“The concept of energy efficiency as a utility resource is really very simple,” said Marty Kushler, ACEEE senior fellow and co-author of the report, ‘Three Decades and Counting: A Historical Review and Current Assessment of Electric Utility Energy Efficiency Activity in the States.’ “To keep an electric system in balance, you can either add supply resources or reduce customer demand. Utilities, regulators, and policymakers have increasingly come to realize that it is far cheaper to reduce demand through energy efficiency programs than it is to construct, fuel, and operate additional electric generating plants.”
Table ES-1 Source: PEW Center on Energy Efficiency
earth energy Solutions GROUP designs and implements the following value with Businesses, Schools, Medical Facilities, Government Institutions and Commercial and Large Residential properties throughout the United States. Increasing your assets is what we do.
A physical asset is a resource your company owns or controls to generate cash flow and profit. Assets include inventory, land, stores or warehouses, offices and vehicles, and all the systems and equipment in them. In short, assets include all the tangible elements that enable you to conduct your business. Be certain to benefit from all the IRS related 179D deductions, your local utilities and state incentives or rebates. We also do this for you, if you wish.
The Seven Habits of Highly Efficient Companies
1. Efficiency is a Core Strategy
• Efficiency is an integral part of corporate strategic planning and risk assessment and not just another cost management issue or sustainability “hoop” to jump through.
• Efficiency is an ongoing part of the organization’s aspirations and metrics for itself.
2. Leadership & Organizational Support is Real & Sustained
• At least one full-time staff person is accountable for energy performance.
• Corporate energy management leadership interacts with teams in all business units.
• Energy performance results affect individuals’ performance reviews and career advancement paths.
• Energy efficiency is part of the company’s culture and core operations.
• Employees are empowered and rewarded for energy innovation.
3. The Company Has SMART Energy Efficiency Goals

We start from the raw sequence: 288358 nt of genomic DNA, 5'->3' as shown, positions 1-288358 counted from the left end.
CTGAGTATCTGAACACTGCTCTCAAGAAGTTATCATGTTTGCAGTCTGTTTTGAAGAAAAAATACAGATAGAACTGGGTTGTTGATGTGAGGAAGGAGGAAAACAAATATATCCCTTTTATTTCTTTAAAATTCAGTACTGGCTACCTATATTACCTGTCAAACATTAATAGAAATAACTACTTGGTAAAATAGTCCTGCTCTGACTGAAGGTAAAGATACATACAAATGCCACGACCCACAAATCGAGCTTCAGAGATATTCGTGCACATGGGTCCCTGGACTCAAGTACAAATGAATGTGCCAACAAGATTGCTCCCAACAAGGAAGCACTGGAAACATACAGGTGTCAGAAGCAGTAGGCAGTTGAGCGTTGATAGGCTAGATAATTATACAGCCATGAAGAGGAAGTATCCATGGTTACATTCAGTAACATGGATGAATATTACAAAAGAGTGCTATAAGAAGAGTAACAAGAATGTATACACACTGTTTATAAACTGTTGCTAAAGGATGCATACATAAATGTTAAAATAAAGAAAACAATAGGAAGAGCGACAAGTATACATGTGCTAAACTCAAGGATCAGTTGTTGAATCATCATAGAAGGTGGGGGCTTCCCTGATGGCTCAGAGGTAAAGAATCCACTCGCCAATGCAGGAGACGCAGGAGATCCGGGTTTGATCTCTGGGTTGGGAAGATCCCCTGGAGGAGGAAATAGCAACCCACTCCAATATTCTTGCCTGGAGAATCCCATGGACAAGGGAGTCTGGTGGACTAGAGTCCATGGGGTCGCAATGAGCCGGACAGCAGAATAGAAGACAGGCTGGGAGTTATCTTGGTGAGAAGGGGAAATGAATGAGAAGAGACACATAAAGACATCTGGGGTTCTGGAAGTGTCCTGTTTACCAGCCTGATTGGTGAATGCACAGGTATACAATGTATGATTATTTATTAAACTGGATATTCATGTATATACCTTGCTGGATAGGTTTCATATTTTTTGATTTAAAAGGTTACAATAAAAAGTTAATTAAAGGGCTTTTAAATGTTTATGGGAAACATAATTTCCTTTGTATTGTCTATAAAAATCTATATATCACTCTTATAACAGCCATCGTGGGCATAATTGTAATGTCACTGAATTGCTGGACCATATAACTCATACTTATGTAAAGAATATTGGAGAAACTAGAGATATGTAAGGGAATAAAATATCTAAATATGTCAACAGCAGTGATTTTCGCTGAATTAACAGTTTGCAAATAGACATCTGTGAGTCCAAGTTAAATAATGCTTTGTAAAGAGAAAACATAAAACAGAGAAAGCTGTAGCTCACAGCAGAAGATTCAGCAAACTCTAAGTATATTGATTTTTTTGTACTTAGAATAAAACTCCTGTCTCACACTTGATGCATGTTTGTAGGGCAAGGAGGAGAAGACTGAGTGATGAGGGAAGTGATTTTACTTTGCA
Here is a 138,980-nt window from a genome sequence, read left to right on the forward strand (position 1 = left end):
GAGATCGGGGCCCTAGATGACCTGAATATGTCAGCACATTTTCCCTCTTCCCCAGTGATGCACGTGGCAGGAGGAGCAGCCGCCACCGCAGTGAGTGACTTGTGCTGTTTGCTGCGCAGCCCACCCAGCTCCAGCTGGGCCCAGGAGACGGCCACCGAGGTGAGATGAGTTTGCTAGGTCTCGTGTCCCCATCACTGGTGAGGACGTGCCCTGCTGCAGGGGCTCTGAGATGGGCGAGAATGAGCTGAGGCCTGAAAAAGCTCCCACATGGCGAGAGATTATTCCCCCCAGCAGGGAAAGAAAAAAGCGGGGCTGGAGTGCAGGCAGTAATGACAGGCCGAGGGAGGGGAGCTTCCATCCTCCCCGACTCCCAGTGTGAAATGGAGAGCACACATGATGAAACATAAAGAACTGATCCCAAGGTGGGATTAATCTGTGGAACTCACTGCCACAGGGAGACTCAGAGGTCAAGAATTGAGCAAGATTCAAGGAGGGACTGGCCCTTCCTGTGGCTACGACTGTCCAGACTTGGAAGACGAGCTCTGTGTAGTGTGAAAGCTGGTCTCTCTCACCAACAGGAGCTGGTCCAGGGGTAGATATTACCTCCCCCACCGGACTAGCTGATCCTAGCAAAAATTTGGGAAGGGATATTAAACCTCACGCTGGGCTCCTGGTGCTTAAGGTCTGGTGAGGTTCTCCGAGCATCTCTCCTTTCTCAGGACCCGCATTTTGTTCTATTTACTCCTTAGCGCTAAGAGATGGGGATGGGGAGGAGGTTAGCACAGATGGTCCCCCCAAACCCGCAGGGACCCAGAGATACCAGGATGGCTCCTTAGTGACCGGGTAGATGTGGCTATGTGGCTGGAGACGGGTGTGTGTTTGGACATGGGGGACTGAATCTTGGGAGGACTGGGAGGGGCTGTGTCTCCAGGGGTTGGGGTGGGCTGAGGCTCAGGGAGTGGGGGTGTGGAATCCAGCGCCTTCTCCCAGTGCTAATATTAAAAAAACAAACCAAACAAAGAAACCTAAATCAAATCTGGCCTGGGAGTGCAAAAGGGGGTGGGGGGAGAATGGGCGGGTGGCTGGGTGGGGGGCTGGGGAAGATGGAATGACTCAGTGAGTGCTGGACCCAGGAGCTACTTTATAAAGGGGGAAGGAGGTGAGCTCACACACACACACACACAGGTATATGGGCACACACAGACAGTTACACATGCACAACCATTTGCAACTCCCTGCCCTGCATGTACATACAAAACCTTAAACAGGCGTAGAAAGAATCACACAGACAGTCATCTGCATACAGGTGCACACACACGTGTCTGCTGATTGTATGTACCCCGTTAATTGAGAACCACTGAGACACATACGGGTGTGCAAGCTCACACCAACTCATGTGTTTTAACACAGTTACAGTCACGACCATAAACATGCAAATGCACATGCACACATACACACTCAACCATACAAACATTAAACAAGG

• Goals are organization-wide.
• Goals are translated into operating/business unit goals.
• Goals are specific enough to be measured.
• Goals have specific target dates.
• Goals are linked to action plans in all business units.
• Goals are updated and strengthened over time.
4. The Strategy Relies on a Robust Tracking & Measurement System
• The system collects data regularly from all business units.
• The data is normalized and baselined.
• Data collection and reporting is as granular as possible.
• The system tracks performance against goals in a regular reporting cycle.
• Performance data is visible to senior management in a form they can understand and act upon.
• Energy performance data is shared internally and externally.
• The system is linked to a commitment to continuous improvement.
5. The Organization Puts Substantial Resources into Efficiency
• The energy manager/team has adequate operating resources.
• Business leaders find capital to fund projects.
• Companies invest in human capital.
6. The Energy Efficiency Strategy Shows Demonstrated Results
• The company has met or beat its energy performance goal.
• Successful energy innovators are rewarded and recognized.
• Resources are sustained over a multi-year period.
7. The Company Effectively Communicates Efficiency Results
• An internal communications plan raises awareness and engages employees.
- Sustainable Improvements Driving Construction Job Growth (modspace.com)
- LPB Energy Management is Awarded GSA Blanket Purchase Agreement (prweb.com)
- 50001 Reasons to Improve Energy Performance (eco-business.com)
- Mission Critical: A Clean-Energy Call To Arms (thinkprogress.org)